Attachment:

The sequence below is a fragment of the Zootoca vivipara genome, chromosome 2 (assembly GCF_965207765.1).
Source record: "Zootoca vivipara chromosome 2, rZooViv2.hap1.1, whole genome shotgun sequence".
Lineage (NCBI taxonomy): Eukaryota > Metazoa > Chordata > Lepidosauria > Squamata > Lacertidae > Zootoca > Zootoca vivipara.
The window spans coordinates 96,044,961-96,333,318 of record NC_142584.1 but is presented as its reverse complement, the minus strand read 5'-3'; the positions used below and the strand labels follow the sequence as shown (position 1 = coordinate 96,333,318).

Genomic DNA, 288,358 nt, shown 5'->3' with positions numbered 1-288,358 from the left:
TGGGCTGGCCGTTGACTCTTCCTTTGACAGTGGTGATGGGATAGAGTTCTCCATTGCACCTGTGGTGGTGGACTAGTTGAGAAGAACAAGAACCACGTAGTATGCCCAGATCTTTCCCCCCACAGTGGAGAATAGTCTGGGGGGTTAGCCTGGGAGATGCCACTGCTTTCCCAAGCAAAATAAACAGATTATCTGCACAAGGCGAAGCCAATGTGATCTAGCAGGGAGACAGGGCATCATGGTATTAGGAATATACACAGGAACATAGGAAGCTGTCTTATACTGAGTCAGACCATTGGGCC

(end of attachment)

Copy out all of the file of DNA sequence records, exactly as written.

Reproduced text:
The sequence below is a fragment of the Zootoca vivipara genome, chromosome 2 (assembly GCF_965207765.1).
Source record: "Zootoca vivipara chromosome 2, rZooViv2.hap1.1, whole genome shotgun sequence".
Lineage (NCBI taxonomy): Eukaryota > Metazoa > Chordata > Lepidosauria > Squamata > Lacertidae > Zootoca > Zootoca vivipara.
The window spans coordinates 96,044,961-96,333,318 of record NC_142584.1 but is presented as its reverse complement, the minus strand read 5'-3'; the positions used below and the strand labels follow the sequence as shown (position 1 = coordinate 96,333,318).

Genomic DNA, 288,358 nt, shown 5'->3' with positions numbered 1-288,358 from the left:
TGGGCTGGCCGTTGACTCTTCCTTTGACAGTGGTGATGGGATAGAGTTCTCCATTGCACCTGTGGTGGTGGACTAGTTGAGAAGAACAAGAACCACGTAGTATGCCCAGATCTTTCCCCCCACAGTGGAGAATAGTCTGGGGGGTTAGCCTGGGAGATGCCACTGCTTTCCCAAGCAAAATAAACAGATTATCTGCACAAGGCGAAGCCAATGTGATCTAGCAGGGAGACAGGGCATCATGGTATTAGGAATATACACAGGAACATAGGAAGCTGTCTTATACTGAGTCAGACCATTGGGCC